Care of young birds should be undertaken only by licensed wildlife rehabilitators. These wonderful volunteers can also help you decide what to do if you find an injured bird.

  • Hummingbird Moms & Babies!

    Apr 23, 2019

    Hummingbird Mom & Babies

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    When the female hummingbird is ready to lay an egg,  she’ll sit on the nest, alternately shaking and wiggling every few seconds. Then: egg! Hummingbirds lay two eggs, each about jellybean size, and arriving on different days. ‘Mom’ will sit on her eggs to keep them around a constant 96 degree temperature, with incubation approximately 16 to 18 days.

    Although each was laid on separate days, they’ll generally hatch the same day.

     

    The female hummingbird is the sole carer and provider, and will chase off any male that comes too near. She also may very well care for more than one brood at a time.

     

    She’ll sit on the new hatchlings, keeping them warm and feeding them about every 20 minutes. Over the first few weeks, they’ll begin to feather. 

    Around three weeks, the babies are looking  more like hummingbirds, testing out their wings and in a matter of days, will take off as adults starting the cycle all over again.

  • Sing to your birds!

    Apr 11, 2019

    Sing to Your Birds with Water Sounds

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    Moving water can sing to birds just as birds seem to sing to people. It’s the sound of spring and summer, the sound of life. So if you want to enjoy more birds, more of the time (all year round, actually) this season, try serenading them with water!

    Remember how you feel when you are exploring a new path or trail and hear the inviting sound of water? When you offer that same joyous discovery to birds, you’ll increase both the number and kinds of visitors that regularly stop by your yard.

    Birds find still water just like they find food by sight. But when water sings, it appeals to them with seductive allure. They seem to respond with combined curiosity and delight! Birds such as warblers and orioles which normally spend their time in your treetops may suddenly swoop down to drink and bathe. Secretive thrushes and thrashers may also leave their comfort zones in the undergrowth to drink and splash around a bit for your enjoyment.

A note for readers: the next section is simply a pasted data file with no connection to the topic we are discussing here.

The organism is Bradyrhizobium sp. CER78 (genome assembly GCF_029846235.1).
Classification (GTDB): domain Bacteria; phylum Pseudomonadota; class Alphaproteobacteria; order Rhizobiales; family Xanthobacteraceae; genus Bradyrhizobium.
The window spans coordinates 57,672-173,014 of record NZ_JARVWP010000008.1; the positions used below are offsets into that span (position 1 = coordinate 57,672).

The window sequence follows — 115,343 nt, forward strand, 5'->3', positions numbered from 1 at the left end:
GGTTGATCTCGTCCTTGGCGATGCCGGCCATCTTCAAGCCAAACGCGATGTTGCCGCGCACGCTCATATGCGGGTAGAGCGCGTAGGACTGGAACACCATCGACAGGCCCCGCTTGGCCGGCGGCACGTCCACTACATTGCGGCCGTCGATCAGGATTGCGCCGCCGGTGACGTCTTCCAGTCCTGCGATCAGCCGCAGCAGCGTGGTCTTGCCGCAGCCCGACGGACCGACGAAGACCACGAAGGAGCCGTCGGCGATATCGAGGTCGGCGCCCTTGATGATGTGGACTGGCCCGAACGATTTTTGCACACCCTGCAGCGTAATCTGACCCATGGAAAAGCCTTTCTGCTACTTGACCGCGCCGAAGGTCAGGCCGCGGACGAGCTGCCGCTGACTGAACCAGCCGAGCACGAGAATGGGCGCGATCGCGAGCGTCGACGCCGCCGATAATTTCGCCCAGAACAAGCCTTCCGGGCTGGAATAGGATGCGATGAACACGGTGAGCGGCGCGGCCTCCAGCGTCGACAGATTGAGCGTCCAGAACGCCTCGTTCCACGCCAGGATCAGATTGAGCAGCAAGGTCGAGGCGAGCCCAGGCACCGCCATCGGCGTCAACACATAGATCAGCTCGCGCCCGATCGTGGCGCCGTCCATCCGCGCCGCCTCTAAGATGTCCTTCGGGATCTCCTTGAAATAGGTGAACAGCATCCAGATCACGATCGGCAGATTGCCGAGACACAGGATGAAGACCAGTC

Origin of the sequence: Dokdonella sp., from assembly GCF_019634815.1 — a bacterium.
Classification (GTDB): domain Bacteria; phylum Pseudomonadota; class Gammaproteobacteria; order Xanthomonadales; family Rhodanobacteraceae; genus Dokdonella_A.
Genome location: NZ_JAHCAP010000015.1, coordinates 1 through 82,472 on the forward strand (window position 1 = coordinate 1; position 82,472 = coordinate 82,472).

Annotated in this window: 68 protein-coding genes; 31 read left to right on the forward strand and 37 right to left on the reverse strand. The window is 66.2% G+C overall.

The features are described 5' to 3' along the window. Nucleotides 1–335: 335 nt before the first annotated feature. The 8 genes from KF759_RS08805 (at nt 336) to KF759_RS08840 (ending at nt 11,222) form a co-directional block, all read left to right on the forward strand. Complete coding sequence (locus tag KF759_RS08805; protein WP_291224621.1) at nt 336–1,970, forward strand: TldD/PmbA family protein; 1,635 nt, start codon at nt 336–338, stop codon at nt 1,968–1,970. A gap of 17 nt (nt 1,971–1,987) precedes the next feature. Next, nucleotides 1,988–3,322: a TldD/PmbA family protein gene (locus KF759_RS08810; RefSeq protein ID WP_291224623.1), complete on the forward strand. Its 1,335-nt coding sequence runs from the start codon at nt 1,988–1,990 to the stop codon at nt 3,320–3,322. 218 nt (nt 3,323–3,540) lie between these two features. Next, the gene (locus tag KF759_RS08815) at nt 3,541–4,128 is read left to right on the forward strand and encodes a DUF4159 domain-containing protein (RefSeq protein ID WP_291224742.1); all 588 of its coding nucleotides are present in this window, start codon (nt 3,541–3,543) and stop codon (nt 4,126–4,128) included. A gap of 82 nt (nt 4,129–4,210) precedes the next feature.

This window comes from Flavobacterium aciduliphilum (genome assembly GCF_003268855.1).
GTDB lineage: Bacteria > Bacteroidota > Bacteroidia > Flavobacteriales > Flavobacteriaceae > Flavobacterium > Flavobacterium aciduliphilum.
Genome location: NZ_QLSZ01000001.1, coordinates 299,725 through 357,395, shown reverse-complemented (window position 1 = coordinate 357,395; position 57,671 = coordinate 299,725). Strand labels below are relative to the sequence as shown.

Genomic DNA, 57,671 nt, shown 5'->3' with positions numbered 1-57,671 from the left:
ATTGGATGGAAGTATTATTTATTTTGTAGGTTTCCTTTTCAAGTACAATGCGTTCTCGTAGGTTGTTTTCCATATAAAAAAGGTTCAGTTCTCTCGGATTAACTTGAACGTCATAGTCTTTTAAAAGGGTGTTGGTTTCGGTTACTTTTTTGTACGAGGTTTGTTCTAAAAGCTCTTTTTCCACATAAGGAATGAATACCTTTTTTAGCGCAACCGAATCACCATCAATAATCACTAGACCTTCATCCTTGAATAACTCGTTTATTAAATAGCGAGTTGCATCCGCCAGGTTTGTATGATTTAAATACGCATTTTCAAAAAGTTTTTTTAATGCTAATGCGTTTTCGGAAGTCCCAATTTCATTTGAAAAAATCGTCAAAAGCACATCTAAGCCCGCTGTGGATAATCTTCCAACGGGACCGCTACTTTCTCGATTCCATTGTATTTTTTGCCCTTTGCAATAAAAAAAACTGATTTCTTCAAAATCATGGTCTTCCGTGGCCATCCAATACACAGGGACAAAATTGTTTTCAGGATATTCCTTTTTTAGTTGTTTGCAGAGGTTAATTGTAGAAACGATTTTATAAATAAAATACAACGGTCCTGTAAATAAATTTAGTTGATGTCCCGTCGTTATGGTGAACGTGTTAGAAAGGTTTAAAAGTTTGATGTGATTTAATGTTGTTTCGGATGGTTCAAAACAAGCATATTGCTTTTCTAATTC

Birds often offer a serenade and sights which we humans treasure. We can encourage them and return the favor by offering water that sings of peace and pleasure to all.

  • Fun Hummingbird Facts!

    Apr 04, 2019

    Hummingbird Facts to Amaze Mere Humans

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    1. Hummingbirds can fly forwards, backwards, shift sideways and stop in midair.
    2. Hummingbirds are the world’s smallest birds.
    3. Hummingbirds can reach speeds of 60 mph.
    4. On average, a hummingbird consumes half its weight in nectar each day.
    5. Hummingbirds may not have a sense of smell. They seem to locate their food (including small insects) entirely by sight.
    6. A hummingbird has between 40 and 60 taste buds; a human has approximately 10,000 taste buds.
    7. Hummingbirds lap nectar with their tongues at the rate of about 13 licks per second.
    8. Hummingbirds feed 5 to 8 times an hour for about 30 to 60 seconds per time.
    9. Hummingbirds cool themselves by panting, much as dogs do, and by using an internal evaporative-cooling system.
    10. Hummingbirds beat their wings about 78 times per second during regular flight and up to 2000 times during a dive.
    11. The fastest wing beat during normal flight – 90 beats per second – belongs to the Sun Gem, a South American species.
    12. A hummingbird egg is about the size of a pea; a nest s about the width of a Quarter coin.
    13. A hummingbird’s heart beats about 1260 times per minute.
    14. Hummingbirds decrease their heart rate and their breathing dramatically overnight. In the morning, it can take more than an hour for a hummingbird to wake up and fly.
    15. The adult male “Bee Hummingbird” of Cuba is only 2.24 inches long, including bill and tail. It weighs 0.056 ounces.
    16. Hummingbirds may use the same nesting site repeatedly.
    17. Hummingbirds bathe by flying through sprinklers or misters, rain showers or through the spray of waterfalls.

  • Vacationing? Remember your Binoculars!

    Mar 20, 2019

    Vacationing? Remember your Binoculars!

    Birds often choose to live in the midst of spectacular scenery – the very thing you vacation for too. Take advantage of those places where your desire for natural beauty intersects with the birds’ concept of home. 

    Even a casual walk around the gardens at a resort can offer a view into the life of local birds. No matter where you go, you’ll want your binoculars. There’s nothing more frustrating than not seeing an interesting new bird because you left the bins at home (even the scenery looks better when seen through quality glass!).

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  • Landscaping for Your Birds

    Mar 15, 2019

    Landscaping for your birds

    We can encourage birds to make their homes near ours by creating habitats they will enjoy and benefit from. Birds have four basic needs: food, water, cover and nesting sites, so the ideal backyard habitat will meet most of these needs.

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    Consider this sampling of plants which attract birds:

    Fruit-producing trees: cherry, crab apple, hawthorn, mulberry, mountain ash.

    Evergreens: juniper, fir, hemlock, boxwood, pine, spruce, cypress, holly

    Shrubs: barberry, azalea, choke-berry, viburnum

    Vines: honeysuckle, trumpet vine, Virginia creeper